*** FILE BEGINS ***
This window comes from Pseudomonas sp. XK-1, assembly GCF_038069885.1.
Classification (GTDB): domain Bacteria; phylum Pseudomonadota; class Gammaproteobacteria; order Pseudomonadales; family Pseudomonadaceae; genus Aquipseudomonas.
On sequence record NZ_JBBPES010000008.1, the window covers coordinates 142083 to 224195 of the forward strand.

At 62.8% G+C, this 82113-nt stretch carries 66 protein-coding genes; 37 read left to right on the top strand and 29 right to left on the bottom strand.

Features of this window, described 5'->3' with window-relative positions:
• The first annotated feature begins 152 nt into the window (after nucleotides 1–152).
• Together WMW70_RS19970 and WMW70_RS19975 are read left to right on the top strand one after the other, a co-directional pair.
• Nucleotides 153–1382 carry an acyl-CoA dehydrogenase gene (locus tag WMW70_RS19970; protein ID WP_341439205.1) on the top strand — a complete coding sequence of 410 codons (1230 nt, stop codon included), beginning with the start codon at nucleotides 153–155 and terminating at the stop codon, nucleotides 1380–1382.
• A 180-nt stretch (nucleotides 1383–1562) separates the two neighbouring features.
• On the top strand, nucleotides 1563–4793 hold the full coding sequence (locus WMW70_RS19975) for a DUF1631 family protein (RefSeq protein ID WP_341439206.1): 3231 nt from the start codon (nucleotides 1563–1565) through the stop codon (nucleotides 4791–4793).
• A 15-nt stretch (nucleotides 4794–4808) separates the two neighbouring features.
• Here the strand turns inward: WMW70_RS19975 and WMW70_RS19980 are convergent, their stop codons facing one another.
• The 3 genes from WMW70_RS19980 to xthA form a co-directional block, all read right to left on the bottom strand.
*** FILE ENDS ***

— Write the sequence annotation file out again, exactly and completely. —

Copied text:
This window comes from Pseudomonas sp. XK-1, assembly GCF_038069885.1.
Classification (GTDB): domain Bacteria; phylum Pseudomonadota; class Gammaproteobacteria; order Pseudomonadales; family Pseudomonadaceae; genus Aquipseudomonas.
On sequence record NZ_JBBPES010000008.1, the window covers coordinates 142083 to 224195 of the forward strand.

At 62.8% G+C, this 82113-nt stretch carries 66 protein-coding genes; 37 read left to right on the top strand and 29 right to left on the bottom strand.

Features of this window, described 5'->3' with window-relative positions:
• The first annotated feature begins 152 nt into the window (after nucleotides 1–152).
• Together WMW70_RS19970 and WMW70_RS19975 are read left to right on the top strand one after the other, a co-directional pair.
• Nucleotides 153–1382 carry an acyl-CoA dehydrogenase gene (locus tag WMW70_RS19970; protein ID WP_341439205.1) on the top strand — a complete coding sequence of 410 codons (1230 nt, stop codon included), beginning with the start codon at nucleotides 153–155 and terminating at the stop codon, nucleotides 1380–1382.
• A 180-nt stretch (nucleotides 1383–1562) separates the two neighbouring features.
• On the top strand, nucleotides 1563–4793 hold the full coding sequence (locus WMW70_RS19975) for a DUF1631 family protein (RefSeq protein ID WP_341439206.1): 3231 nt from the start codon (nucleotides 1563–1565) through the stop codon (nucleotides 4791–4793).
• A 15-nt stretch (nucleotides 4794–4808) separates the two neighbouring features.
• Here the strand turns inward: WMW70_RS19975 and WMW70_RS19980 are convergent, their stop codons facing one another.
• The 3 genes from WMW70_RS19980 to xthA form a co-directional block, all read right to left on the bottom strand.